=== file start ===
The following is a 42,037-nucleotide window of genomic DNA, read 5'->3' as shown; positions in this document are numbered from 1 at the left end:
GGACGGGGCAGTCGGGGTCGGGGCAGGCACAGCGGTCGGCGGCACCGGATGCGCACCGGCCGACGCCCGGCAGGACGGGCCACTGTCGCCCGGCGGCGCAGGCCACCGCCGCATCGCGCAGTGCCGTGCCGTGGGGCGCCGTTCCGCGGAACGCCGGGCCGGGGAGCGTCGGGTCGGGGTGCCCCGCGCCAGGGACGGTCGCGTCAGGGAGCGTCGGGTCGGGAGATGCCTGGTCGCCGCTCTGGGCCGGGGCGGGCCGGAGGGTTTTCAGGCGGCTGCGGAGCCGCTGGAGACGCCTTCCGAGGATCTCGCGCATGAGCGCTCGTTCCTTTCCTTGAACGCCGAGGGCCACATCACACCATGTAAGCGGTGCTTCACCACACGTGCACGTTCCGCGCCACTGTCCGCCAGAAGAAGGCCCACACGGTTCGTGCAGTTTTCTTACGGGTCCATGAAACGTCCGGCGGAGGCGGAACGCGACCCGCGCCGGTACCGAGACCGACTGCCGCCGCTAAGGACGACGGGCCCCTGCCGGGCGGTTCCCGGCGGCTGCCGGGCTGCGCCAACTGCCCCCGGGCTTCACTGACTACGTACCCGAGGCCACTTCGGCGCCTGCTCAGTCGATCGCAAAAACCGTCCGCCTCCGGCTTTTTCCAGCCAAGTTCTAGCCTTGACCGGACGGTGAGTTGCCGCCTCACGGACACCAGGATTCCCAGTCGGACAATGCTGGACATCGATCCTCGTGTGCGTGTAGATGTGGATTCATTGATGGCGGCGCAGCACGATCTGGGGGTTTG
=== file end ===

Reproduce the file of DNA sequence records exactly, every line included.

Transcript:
The following is a 42,037-nucleotide window of genomic DNA, read 5'->3' as shown; positions in this document are numbered from 1 at the left end:
GGACGGGGCAGTCGGGGTCGGGGCAGGCACAGCGGTCGGCGGCACCGGATGCGCACCGGCCGACGCCCGGCAGGACGGGCCACTGTCGCCCGGCGGCGCAGGCCACCGCCGCATCGCGCAGTGCCGTGCCGTGGGGCGCCGTTCCGCGGAACGCCGGGCCGGGGAGCGTCGGGTCGGGGTGCCCCGCGCCAGGGACGGTCGCGTCAGGGAGCGTCGGGTCGGGAGATGCCTGGTCGCCGCTCTGGGCCGGGGCGGGCCGGAGGGTTTTCAGGCGGCTGCGGAGCCGCTGGAGACGCCTTCCGAGGATCTCGCGCATGAGCGCTCGTTCCTTTCCTTGAACGCCGAGGGCCACATCACACCATGTAAGCGGTGCTTCACCACACGTGCACGTTCCGCGCCACTGTCCGCCAGAAGAAGGCCCACACGGTTCGTGCAGTTTTCTTACGGGTCCATGAAACGTCCGGCGGAGGCGGAACGCGACCCGCGCCGGTACCGAGACCGACTGCCGCCGCTAAGGACGACGGGCCCCTGCCGGGCGGTTCCCGGCGGCTGCCGGGCTGCGCCAACTGCCCCCGGGCTTCACTGACTACGTACCCGAGGCCACTTCGGCGCCTGCTCAGTCGATCGCAAAAACCGTCCGCCTCCGGCTTTTTCCAGCCAAGTTCTAGCCTTGACCGGACGGTGAGTTGCCGCCTCACGGACACCAGGATTCCCAGTCGGACAATGCTGGACATCGATCCTCGTGTGCGTGTAGATGTGGATTCATTGATGGCGGCGCAGCACGATCTGGGGGTTTG